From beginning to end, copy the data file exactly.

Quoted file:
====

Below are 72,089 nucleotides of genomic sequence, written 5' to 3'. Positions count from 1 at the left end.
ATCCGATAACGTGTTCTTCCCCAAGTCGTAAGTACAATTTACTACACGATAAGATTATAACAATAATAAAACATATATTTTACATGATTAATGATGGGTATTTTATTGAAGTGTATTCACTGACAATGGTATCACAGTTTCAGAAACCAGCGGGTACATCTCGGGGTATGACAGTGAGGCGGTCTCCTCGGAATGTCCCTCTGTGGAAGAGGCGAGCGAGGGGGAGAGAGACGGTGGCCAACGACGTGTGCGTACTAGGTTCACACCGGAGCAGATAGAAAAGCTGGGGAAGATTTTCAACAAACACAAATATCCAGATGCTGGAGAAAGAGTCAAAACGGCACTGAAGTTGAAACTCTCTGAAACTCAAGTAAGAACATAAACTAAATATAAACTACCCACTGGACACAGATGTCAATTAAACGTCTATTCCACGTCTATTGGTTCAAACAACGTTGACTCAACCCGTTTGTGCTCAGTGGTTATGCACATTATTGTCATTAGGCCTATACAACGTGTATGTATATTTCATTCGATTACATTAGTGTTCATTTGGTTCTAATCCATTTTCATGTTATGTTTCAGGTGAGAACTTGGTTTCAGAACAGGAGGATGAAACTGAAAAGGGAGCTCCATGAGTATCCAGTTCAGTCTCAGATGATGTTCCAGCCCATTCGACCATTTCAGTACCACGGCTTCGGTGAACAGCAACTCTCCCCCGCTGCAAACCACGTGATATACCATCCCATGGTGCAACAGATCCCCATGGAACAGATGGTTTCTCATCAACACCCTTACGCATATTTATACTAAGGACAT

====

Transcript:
Below are 72,089 nucleotides of genomic sequence, written 5' to 3'. Positions count from 1 at the left end.
ATCCGATAACGTGTTCTTCCCCAAGTCGTAAGTACAATTTACTACACGATAAGATTATAACAATAATAAAACATATATTTTACATGATTAATGATGGGTATTTTATTGAAGTGTATTCACTGACAATGGTATCACAGTTTCAGAAACCAGCGGGTACATCTCGGGGTATGACAGTGAGGCGGTCTCCTCGGAATGTCCCTCTGTGGAAGAGGCGAGCGAGGGGGAGAGAGACGGTGGCCAACGACGTGTGCGTACTAGGTTCACACCGGAGCAGATAGAAAAGCTGGGGAAGATTTTCAACAAACACAAATATCCAGATGCTGGAGAAAGAGTCAAAACGGCACTGAAGTTGAAACTCTCTGAAACTCAAGTAAGAACATAAACTAAATATAAACTACCCACTGGACACAGATGTCAATTAAACGTCTATTCCACGTCTATTGGTTCAAACAACGTTGACTCAACCCGTTTGTGCTCAGTGGTTATGCACATTATTGTCATTAGGCCTATACAACGTGTATGTATATTTCATTCGATTACATTAGTGTTCATTTGGTTCTAATCCATTTTCATGTTATGTTTCAGGTGAGAACTTGGTTTCAGAACAGGAGGATGAAACTGAAAAGGGAGCTCCATGAGTATCCAGTTCAGTCTCAGATGATGTTCCAGCCCATTCGACCATTTCAGTACCACGGCTTCGGTGAACAGCAACTCTCCCCCGCTGCAAACCACGTGATATACCATCCCATGGTGCAACAGATCCCCATGGAACAGATGGTTTCTCATCAACACCCTTACGCATATTTATACTAAGGACAT